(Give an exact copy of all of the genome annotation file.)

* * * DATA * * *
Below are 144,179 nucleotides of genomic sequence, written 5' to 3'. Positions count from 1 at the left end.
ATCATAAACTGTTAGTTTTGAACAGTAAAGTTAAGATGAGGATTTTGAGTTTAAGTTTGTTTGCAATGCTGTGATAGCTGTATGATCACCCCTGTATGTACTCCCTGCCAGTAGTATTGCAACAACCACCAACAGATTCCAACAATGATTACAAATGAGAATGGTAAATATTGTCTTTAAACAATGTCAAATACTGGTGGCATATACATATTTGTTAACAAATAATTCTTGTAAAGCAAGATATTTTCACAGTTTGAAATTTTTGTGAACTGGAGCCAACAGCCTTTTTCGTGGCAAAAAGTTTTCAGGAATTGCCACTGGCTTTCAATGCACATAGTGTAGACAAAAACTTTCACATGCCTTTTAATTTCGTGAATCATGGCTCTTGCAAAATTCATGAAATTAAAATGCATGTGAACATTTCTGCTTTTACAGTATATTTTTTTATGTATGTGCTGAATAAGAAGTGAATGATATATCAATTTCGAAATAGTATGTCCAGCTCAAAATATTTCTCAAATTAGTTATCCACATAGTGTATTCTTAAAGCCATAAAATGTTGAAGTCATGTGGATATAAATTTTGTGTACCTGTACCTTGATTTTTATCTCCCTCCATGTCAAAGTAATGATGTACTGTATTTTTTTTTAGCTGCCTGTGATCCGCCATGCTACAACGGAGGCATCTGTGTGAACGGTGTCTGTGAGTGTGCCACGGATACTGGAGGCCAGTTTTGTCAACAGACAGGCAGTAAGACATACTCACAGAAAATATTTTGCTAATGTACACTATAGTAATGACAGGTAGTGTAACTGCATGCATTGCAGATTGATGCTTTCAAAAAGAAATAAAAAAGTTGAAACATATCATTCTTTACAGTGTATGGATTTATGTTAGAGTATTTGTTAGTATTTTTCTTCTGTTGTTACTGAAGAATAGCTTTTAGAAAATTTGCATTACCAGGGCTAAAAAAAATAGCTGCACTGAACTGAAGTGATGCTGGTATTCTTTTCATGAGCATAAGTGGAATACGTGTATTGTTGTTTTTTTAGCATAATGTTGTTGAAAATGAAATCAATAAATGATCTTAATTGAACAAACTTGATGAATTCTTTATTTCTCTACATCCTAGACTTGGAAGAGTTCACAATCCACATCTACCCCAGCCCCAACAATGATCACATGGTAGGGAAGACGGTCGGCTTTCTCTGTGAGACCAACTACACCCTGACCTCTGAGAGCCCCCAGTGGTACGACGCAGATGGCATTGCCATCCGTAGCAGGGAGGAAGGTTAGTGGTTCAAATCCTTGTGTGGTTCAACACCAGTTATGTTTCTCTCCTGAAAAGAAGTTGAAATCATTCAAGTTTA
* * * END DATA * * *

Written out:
Below are 144,179 nucleotides of genomic sequence, written 5' to 3'. Positions count from 1 at the left end.
ATCATAAACTGTTAGTTTTGAACAGTAAAGTTAAGATGAGGATTTTGAGTTTAAGTTTGTTTGCAATGCTGTGATAGCTGTATGATCACCCCTGTATGTACTCCCTGCCAGTAGTATTGCAACAACCACCAACAGATTCCAACAATGATTACAAATGAGAATGGTAAATATTGTCTTTAAACAATGTCAAATACTGGTGGCATATACATATTTGTTAACAAATAATTCTTGTAAAGCAAGATATTTTCACAGTTTGAAATTTTTGTGAACTGGAGCCAACAGCCTTTTTCGTGGCAAAAAGTTTTCAGGAATTGCCACTGGCTTTCAATGCACATAGTGTAGACAAAAACTTTCACATGCCTTTTAATTTCGTGAATCATGGCTCTTGCAAAATTCATGAAATTAAAATGCATGTGAACATTTCTGCTTTTACAGTATATTTTTTTATGTATGTGCTGAATAAGAAGTGAATGATATATCAATTTCGAAATAGTATGTCCAGCTCAAAATATTTCTCAAATTAGTTATCCACATAGTGTATTCTTAAAGCCATAAAATGTTGAAGTCATGTGGATATAAATTTTGTGTACCTGTACCTTGATTTTTATCTCCCTCCATGTCAAAGTAATGATGTACTGTATTTTTTTTTAGCTGCCTGTGATCCGCCATGCTACAACGGAGGCATCTGTGTGAACGGTGTCTGTGAGTGTGCCACGGATACTGGAGGCCAGTTTTGTCAACAGACAGGCAGTAAGACATACTCACAGAAAATATTTTGCTAATGTACACTATAGTAATGACAGGTAGTGTAACTGCATGCATTGCAGATTGATGCTTTCAAAAAGAAATAAAAAAGTTGAAACATATCATTCTTTACAGTGTATGGATTTATGTTAGAGTATTTGTTAGTATTTTTCTTCTGTTGTTACTGAAGAATAGCTTTTAGAAAATTTGCATTACCAGGGCTAAAAAAAATAGCTGCACTGAACTGAAGTGATGCTGGTATTCTTTTCATGAGCATAAGTGGAATACGTGTATTGTTGTTTTTTTAGCATAATGTTGTTGAAAATGAAATCAATAAATGATCTTAATTGAACAAACTTGATGAATTCTTTATTTCTCTACATCCTAGACTTGGAAGAGTTCACAATCCACATCTACCCCAGCCCCAACAATGATCACATGGTAGGGAAGACGGTCGGCTTTCTCTGTGAGACCAACTACACCCTGACCTCTGAGAGCCCCCAGTGGTACGACGCAGATGGCATTGCCATCCGTAGCAGGGAGGAAGGTTAGTGGTTCAAATCCTTGTGTGGTTCAACACCAGTTATGTTTCTCTCCTGAAAAGAAGTTGAAATCATTCAAGTTTA